Bruce Pomahac came into my office with something to show me. As Music Director of the Rodgers & Hammerstein Organization – a position that, frankly, was created around him and his unique talents – he was restoring South Pacific. An accomplished musician, he had found an error in Bar 97 of the Overture: the melody of “A Wonderful Guy” was wrong. After reviewing all of the existing musical material in our archives as well as the sheet music that Richard Rodgers donated to the Library of Congress, he discovered that the error existed as early as Robert Russell Bennett’s original score. Should we fix it?
This attention to detail was only part of what made Bruce Pomahac an invaluable member of staff. We were lucky to have him under our roof, but there was hardly anyone connected with the New York musical theater scene who didn’t know him, love him, and trust his judgment. Following Bruce’s death on April 30 at the age of 73, former senior vice president of Jujamcyn, Jack Viertel, said Bruce “knew more, had better taste and a more sincere love for comedies.” musical than almost anyone I’ve ever met”.
Bruce was at an orchestra rehearsal and heard a false note that none of us noticed. He had killer ears. He saved the day at the Lincoln Center Theater when an academic “critical edition” of the score of my lovely lady proved unusable. He provided invaluable insight, often remarking that “sometimes you just have to let the music do what the music does”, and was also good company: smart, funny, passionate.
I first met him through a classmate to whom he had been an inspiration. We have become friends. He was there at every important moment in my family’s life, from our wedding to the birth of our two daughters, and he managed to create a unique relationship with each of us. I enjoyed watching members of the Rodgers and Hammerstein families come to love and respect him.
He was one of our silent weapons at R&H. People tend to think of licensing houses as acting like police – and indeed, sometimes we have to. But Bruce wanted to solve problems. When the Bard College/Daniel Fish production of Oklahoma! started, they wanted a bluegrass orchestration. As we did in situations like that, we insisted that they first take a song and orchestrate it the way they wanted. It was not good. So Bruce sat down with the musical team and walked them through how to get their bluegrass feel while sticking to the essence of Rodgers’ score.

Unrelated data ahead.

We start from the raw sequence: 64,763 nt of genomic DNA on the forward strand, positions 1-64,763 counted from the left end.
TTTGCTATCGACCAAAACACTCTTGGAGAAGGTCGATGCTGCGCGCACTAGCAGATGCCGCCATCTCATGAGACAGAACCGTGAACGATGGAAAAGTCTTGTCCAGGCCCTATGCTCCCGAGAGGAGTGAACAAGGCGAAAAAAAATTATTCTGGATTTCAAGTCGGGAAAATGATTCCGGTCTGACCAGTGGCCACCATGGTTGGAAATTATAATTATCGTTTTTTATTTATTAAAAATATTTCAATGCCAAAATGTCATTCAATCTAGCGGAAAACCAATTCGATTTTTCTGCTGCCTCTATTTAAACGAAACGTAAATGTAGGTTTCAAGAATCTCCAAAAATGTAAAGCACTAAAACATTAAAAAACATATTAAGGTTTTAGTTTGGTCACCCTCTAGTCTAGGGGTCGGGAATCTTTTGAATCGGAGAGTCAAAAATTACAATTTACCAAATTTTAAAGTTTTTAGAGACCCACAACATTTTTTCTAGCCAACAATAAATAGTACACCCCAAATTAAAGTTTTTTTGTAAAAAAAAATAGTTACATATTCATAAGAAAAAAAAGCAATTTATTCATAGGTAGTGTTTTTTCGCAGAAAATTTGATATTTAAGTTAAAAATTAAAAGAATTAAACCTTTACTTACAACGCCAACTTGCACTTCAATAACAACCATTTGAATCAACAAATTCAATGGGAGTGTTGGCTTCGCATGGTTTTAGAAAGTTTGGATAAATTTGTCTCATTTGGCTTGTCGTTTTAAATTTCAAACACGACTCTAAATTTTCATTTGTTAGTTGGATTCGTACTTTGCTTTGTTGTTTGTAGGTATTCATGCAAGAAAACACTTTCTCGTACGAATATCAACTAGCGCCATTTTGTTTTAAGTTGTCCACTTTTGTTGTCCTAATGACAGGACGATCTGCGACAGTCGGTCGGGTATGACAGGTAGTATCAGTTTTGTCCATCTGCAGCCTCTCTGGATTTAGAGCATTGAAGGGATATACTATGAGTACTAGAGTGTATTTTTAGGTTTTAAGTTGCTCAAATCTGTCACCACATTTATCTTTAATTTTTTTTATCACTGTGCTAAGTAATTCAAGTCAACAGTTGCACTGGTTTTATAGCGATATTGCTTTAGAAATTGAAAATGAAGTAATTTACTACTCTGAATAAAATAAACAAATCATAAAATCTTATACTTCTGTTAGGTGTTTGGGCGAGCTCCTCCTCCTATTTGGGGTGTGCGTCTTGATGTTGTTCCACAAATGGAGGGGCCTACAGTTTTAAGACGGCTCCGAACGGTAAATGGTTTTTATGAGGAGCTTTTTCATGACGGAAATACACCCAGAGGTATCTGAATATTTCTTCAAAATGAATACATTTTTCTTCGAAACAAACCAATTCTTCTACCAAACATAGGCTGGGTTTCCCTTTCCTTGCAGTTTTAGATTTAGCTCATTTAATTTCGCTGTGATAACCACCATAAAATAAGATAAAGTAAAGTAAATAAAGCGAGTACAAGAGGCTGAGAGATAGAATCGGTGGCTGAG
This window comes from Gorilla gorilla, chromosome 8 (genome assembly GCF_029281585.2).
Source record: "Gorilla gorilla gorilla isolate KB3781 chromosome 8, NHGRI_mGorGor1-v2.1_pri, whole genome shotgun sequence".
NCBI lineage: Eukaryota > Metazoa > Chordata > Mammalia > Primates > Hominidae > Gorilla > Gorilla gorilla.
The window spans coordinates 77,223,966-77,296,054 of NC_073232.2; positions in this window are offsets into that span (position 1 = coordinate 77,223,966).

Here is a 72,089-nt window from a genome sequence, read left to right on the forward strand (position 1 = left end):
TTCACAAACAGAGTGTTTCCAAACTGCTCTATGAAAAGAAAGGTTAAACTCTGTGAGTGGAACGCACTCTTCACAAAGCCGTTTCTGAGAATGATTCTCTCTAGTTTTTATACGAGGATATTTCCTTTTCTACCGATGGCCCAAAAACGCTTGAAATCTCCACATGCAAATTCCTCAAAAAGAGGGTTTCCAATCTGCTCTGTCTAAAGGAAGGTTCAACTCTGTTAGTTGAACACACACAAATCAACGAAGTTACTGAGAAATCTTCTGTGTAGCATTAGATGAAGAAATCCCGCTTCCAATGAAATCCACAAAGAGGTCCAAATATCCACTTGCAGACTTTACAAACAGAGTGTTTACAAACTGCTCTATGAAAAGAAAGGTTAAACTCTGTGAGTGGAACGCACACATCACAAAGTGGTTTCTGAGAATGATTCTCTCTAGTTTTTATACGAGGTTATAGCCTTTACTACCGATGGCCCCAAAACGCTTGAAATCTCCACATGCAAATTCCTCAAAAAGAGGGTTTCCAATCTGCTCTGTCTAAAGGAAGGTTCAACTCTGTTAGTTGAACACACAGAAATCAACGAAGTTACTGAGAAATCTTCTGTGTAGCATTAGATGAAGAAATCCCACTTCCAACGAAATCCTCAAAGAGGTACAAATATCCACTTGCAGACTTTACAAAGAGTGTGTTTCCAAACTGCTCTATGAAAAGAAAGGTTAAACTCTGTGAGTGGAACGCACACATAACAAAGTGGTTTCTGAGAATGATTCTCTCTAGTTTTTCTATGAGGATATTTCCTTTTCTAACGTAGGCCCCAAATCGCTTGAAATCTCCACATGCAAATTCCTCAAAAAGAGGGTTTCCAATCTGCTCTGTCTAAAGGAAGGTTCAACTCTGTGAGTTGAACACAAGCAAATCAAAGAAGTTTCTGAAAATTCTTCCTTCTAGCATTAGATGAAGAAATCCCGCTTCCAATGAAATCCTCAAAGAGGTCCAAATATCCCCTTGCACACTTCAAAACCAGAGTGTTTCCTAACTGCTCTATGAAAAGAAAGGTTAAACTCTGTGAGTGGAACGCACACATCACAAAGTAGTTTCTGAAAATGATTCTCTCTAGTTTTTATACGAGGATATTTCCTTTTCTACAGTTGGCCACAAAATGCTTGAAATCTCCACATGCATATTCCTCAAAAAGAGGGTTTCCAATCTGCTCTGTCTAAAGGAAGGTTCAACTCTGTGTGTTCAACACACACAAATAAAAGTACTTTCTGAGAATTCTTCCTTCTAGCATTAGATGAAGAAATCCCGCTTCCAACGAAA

Growing up in South Milwaukee, Bruce began his love of musicals in high school. He was naturally gifted; after his death, I found an album among his papers with local newspaper articles describing him as a young musical prodigy. He never saw it that way; he just saw something he could do and loved. He studied every show put on by the school and learned what made each one work. He became an arranger and musical director for a group called the Brothers and Sisters, a kind of non-religious Up With People. They were often called upon to perform in “industrials”, original musical productions created for companies with products to sell and sales forces to inspire. In their heyday, industrialists offered good ways for creators of musicals to practice their craft. Bruce has conceived, written, arranged, orchestrated and conducted numerous works over the years. (One of his for the Ford Motor Company made his way into the wonderful movie Baths on Broadway.)
His secret, he told me, was finding the right stories, which were never the ones the company’s management thought were right. He and I were producing a low-paid but high-class “industrialist” for the advertising department of The New York Times, who had gone through the rigors of a comprehensive management consultation by the notoriously tough McKinsey & Company, and was in shock. McKinsey had a history of controversial consultancies that left companies on their knees, and the previous year McKinsey was known to have mishandled Sears Roebuck. So for the Time show, Bruce wrote a song in which a secretary confesses that she had secretly fallen in love with her man McKinsey. One lyric: “If he kissed me once right behind my ears, if he made me feel like I haven’t felt in years, if he did to me what he did to Sears!” Bruce was good.
Indeed, his first dream was to write musicals. He worked with Joshua Logan on a finn blueberry adaptation, but it went no further than a summer production in Louisiana. Working at Rodgers and Hammerstein has proven to be the right job for the right person at the right time. There’s no better legacy than the recording we made of allegrothat he produced, impeccably.
We decided to leave this error in the South Pacific opening, by the way. We thought Rodgers and Bennett had their reasons. Why guess two geniuses?
Ted Chapin is a producer, performer, presenter and former president of the Rodgers & Hammerstein Organization.
Support American Theater: A fair and thriving theater ecology begins with information for all. Please join us in this mission by donating to our publisher, Theater Communications Group. When you support American Theater magazine and TCG, you’re supporting a long legacy of quality nonprofit arts journalism. Click on here to make your fully tax-deductible donation today!